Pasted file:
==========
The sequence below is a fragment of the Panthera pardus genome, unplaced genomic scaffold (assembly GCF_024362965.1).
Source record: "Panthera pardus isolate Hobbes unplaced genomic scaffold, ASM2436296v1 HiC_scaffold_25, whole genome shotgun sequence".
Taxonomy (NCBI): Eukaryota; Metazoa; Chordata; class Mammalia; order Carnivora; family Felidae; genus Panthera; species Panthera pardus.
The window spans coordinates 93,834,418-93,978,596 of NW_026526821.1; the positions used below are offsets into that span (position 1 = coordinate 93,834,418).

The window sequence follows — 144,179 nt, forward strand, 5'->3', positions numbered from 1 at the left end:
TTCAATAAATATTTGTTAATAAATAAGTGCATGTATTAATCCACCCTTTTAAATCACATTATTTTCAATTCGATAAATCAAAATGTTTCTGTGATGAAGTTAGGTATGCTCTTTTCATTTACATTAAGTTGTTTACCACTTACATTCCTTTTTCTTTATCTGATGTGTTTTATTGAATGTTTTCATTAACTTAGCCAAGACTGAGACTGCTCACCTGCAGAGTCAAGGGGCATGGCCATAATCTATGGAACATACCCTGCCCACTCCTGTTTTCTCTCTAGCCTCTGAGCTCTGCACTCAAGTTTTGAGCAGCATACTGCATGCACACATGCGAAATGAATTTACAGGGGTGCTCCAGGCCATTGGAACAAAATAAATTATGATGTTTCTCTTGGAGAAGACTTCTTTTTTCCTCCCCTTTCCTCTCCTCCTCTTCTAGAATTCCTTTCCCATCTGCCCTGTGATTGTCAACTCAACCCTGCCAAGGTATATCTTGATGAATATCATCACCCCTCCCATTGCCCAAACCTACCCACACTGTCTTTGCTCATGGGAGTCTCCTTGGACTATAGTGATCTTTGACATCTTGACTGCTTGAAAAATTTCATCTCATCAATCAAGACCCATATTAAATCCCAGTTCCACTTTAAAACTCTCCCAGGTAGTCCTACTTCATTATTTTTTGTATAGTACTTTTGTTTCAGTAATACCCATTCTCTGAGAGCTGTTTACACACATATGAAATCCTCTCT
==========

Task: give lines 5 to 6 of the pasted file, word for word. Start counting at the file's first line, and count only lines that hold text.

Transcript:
The window sequence follows — 144,179 nt, forward strand, 5'->3', positions numbered from 1 at the left end:
TTCAATAAATATTTGTTAATAAATAAGTGCATGTATTAATCCACCCTTTTAAATCACATTATTTTCAATTCGATAAATCAAAATGTTTCTGTGATGAAGTTAGGTATGCTCTTTTCATTTACATTAAGTTGTTTACCACTTACATTCCTTTTTCTTTATCTGATGTGTTTTATTGAATGTTTTCATTAACTTAGCCAAGACTGAGACTGCTCACCTGCAGAGTCAAGGGGCATGGCCATAATCTATGGAACATACCCTGCCCACTCCTGTTTTCTCTCTAGCCTCTGAGCTCTGCACTCAAGTTTTGAGCAGCATACTGCATGCACACATGCGAAATGAATTTACAGGGGTGCTCCAGGCCATTGGAACAAAATAAATTATGATGTTTCTCTTGGAGAAGACTTCTTTTTTCCTCCCCTTTCCTCTCCTCCTCTTCTAGAATTCCTTTCCCATCTGCCCTGTGATTGTCAACTCAACCCTGCCAAGGTATATCTTGATGAATATCATCACCCCTCCCATTGCCCAAACCTACCCACACTGTCTTTGCTCATGGGAGTCTCCTTGGACTATAGTGATCTTTGACATCTTGACTGCTTGAAAAATTTCATCTCATCAATCAAGACCCATATTAAATCCCAGTTCCACTTTAAAACTCTCCCAGGTAGTCCTACTTCATTATTTTTTGTATAGTACTTTTGTTTCAGTAATACCCATTCTCTGAGAGCTGTTTACACACATATGAAATCCTCTCT